Peruvian Cocaine Pt. 2
People are quite curious to know what happens on Ayahuasca and other hallucinogenic experiences.
“Was it crazy? What did you see? Are you okay now?”
You’ll hear a different story from everyone who tells it. Sitting at the breakfast table after a ceremony I often found myself deeming other people’s stories to be exaggerated and false.
In fact, talking about it all can be dangerous because it’s very easy to convince yourself that everything meant anything, and the essence of the experience can get packaged into a cute little belief.
I was going to start this post with the idea of generational evolution and how it requires you to let go of your grievances against your parents. Which is true. But I don’t want to start throwing jabs at people for not being… perfect… I guess. I’ve done that enough.
Anyways, letting go is the name of the game here.
More interesting to me than the infinite possibilities of what I could see during a hallucinogenic journey was the internal stance I could take on it. I wasn’t trying to understand the meaning of things because I felt there was something deeper to be examined – like the ability to embrace my fears. The power to warm my heart. The presence to clear my mind.
Jedi things you know?
I mean people ask me what I want now that I’m back, and the main thing I want, is just to be comfortable in my own skin.
Everything else like… I dunno, being successful, falling in love, perhaps getting famous…. those might come, but only after I’m comfortable in my body.
And if I got those things and I wasn’t comfortable in myself, they would only make me more uncomfortable.
And being famous is a lot of responsibility. Most people who do so wish they’d thought about it more before kicking so much butt.
Getting back to it though, a similar climax of my hallucinogenic experience happened a few different times.
As the hours sitting in the dark went by, sights, sounds and feelings all started to meld into one experience. I was aware of what was going on around me, but it became less important as something much bigger was happening inside me. Without a chattering mind to distinguish what was what, reality became a maze. It seemed that what I had thought to be reality was just an illusion, one that I was silly enough to get so caught up in. I was laughing at myself for taking myself so seriously, but it wasn’t the chatterbox mind doing the giggling.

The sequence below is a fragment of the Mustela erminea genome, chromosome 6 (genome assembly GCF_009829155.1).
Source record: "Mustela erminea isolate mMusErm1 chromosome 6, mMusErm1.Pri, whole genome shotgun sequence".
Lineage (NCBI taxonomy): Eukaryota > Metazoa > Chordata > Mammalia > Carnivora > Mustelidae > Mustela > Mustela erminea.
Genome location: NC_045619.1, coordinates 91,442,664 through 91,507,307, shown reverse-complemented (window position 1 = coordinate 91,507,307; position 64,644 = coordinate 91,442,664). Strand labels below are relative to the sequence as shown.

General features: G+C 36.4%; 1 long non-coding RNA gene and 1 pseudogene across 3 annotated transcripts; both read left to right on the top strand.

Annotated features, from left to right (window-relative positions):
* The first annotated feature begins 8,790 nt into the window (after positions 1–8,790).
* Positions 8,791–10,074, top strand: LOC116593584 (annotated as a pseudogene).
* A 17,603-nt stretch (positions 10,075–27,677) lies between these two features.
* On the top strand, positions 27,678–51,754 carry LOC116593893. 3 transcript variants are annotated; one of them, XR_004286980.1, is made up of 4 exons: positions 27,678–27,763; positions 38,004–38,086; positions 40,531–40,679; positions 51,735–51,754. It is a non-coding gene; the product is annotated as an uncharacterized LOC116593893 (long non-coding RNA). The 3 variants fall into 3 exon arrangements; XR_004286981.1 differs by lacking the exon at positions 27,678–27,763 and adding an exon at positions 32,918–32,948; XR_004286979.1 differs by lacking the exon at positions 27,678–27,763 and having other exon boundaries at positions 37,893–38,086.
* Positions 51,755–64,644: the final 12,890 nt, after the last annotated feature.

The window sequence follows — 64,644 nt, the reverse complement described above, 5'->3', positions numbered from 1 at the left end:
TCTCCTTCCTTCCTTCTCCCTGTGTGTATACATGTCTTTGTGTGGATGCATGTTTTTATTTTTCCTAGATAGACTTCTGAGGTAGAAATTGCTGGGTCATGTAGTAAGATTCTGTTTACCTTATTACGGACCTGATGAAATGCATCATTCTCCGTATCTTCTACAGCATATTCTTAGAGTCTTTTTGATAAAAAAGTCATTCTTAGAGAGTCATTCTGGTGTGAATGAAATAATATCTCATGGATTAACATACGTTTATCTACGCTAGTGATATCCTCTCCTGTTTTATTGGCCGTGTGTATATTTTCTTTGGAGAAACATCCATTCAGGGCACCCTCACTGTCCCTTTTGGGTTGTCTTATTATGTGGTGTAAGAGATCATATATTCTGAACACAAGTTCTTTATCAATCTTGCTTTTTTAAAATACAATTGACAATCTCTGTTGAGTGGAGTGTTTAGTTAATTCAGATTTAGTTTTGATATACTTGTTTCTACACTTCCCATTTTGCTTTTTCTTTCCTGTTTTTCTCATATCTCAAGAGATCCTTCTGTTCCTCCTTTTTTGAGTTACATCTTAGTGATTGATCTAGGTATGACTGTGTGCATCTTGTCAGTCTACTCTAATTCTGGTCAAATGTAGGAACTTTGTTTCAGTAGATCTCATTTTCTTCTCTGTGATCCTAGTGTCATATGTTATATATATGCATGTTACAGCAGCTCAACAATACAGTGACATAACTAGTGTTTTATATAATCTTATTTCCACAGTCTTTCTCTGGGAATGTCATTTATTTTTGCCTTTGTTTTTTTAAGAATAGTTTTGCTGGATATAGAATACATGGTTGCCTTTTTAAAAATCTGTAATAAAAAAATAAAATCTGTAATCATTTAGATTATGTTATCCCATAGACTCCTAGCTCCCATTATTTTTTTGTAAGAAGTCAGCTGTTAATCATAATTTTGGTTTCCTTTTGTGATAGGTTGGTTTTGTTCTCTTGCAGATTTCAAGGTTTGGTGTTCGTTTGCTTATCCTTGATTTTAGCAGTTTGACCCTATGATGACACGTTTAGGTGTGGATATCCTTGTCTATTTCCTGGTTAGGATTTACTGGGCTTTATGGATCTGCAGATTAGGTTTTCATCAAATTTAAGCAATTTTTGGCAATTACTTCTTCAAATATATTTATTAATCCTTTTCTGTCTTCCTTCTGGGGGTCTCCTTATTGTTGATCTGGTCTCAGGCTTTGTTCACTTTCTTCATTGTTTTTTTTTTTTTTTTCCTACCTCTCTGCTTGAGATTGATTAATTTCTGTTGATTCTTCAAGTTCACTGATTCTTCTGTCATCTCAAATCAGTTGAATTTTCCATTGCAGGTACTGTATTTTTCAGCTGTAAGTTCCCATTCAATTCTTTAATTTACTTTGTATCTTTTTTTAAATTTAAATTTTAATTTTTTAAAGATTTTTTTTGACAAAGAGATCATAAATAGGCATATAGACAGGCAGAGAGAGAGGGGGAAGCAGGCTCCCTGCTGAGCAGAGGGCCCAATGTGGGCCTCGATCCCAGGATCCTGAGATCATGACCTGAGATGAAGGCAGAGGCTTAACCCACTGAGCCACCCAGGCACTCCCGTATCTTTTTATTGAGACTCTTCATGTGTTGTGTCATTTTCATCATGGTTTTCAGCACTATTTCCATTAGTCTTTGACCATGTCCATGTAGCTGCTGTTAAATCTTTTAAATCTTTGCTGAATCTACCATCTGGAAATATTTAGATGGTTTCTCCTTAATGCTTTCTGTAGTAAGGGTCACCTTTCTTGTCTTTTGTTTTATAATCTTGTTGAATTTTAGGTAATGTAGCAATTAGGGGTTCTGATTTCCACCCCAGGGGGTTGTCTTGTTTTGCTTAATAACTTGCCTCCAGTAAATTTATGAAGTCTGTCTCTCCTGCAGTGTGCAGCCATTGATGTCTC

I’m reading this back to myself right now like, “ahh fuck, this sounds cliche.” It’s hard to convey the feeling of it. It’s very not of this… plane.
And the climax of that was pure nothingness.
And that was cool for a bit, like I could ride it, but at a certain point I’d be like, “okay, I’m good. Let’s get out of here.”
And then I couldn’t.
And the more I struggled, the more I got afraid. And then I’d be like, “yep, there it is, brewing in my belly again. We’ve been here before Gabe.”
Then I’d embrace it and settle down a bit.
Then I’d be like “okay, now let’s actually get the fuck out of here.” And I couldn’t. And it would kick in again and I’d be like, “this time… this time we went too far. There’s no coming back from this. We’re never going to get out of here.”
And I’d start to believe it…. and I was lost in a state of everything and nothing for the rest of eternity.
….It’s just me and myself….
Then I’d really start getting scared.
Eventually I’d puke my brains out and lay back on the ground, panting with relief.
To get from the exotic Caribbean island of San Andres to the smaller and more exotic island of Providencia, I needed to take a 3 hour boat ride.
Many people choose the more expensive option, a short plane ride, because the boat ride is known as the ‘pukers express,’ or something like that, because most people get sea sick.
If a lake has waves that are sharp and choppy, like the bark of a chihuahua, the ocean has waves that are a deep roll, like the purr of a lion.
The realization of how much power the ocean has, and how easily it can destroy you is humbling. To choose to surrender and join forces with the ocean is… immense. To resist the ocean’s unstoppable presence is to be in constant agony, which was the rather comical state of most of boat.
And it’s funny because we were literally ‘all in the same boat.’
This cute spanish girl sitting beside me was being persistently hit on by the spanish boy beside her. He seemed to have taken this boat ride many times because he was playing the role of the adventure guide who was going to keep her safe.
He had his arms around her, rubbing her back and holding her close, but the ocean got a hold of him, and before long he was curled up with a puke bag, letting it all hang out.
During his intermissions he would lay on this girl’s lap.
And this wasn’t odd.
Like, we were all in the same boat. We were in this together. And this ocean was fuckin relentless. Couples were caressing each other, husbands were telling wives that it would all be over soon.
We were all being lulled into a rhythmic trance. And there was no where to be but with each other.
Anyways this cute girl beside me, with this boy laying on her lap, put her head on my shoulder.
At first I was like, wow, this is kind of intimate. We don’t even know each other. But I eased into it. And fuck. It was kinda nice. It was kinda really nice.
I relaxed my shoulder blades and took things a step further, resting my head on top of her head, locking her in position.
You see, this boat had seat belts, because amidst the rhythmic trance of the ocean waves, there was sometimes a particularly big wave that would cause us to fly up off the seats. It was like going over the top of a rollercoaster every 10 seconds, and every now and then the cart would lose touch with the track.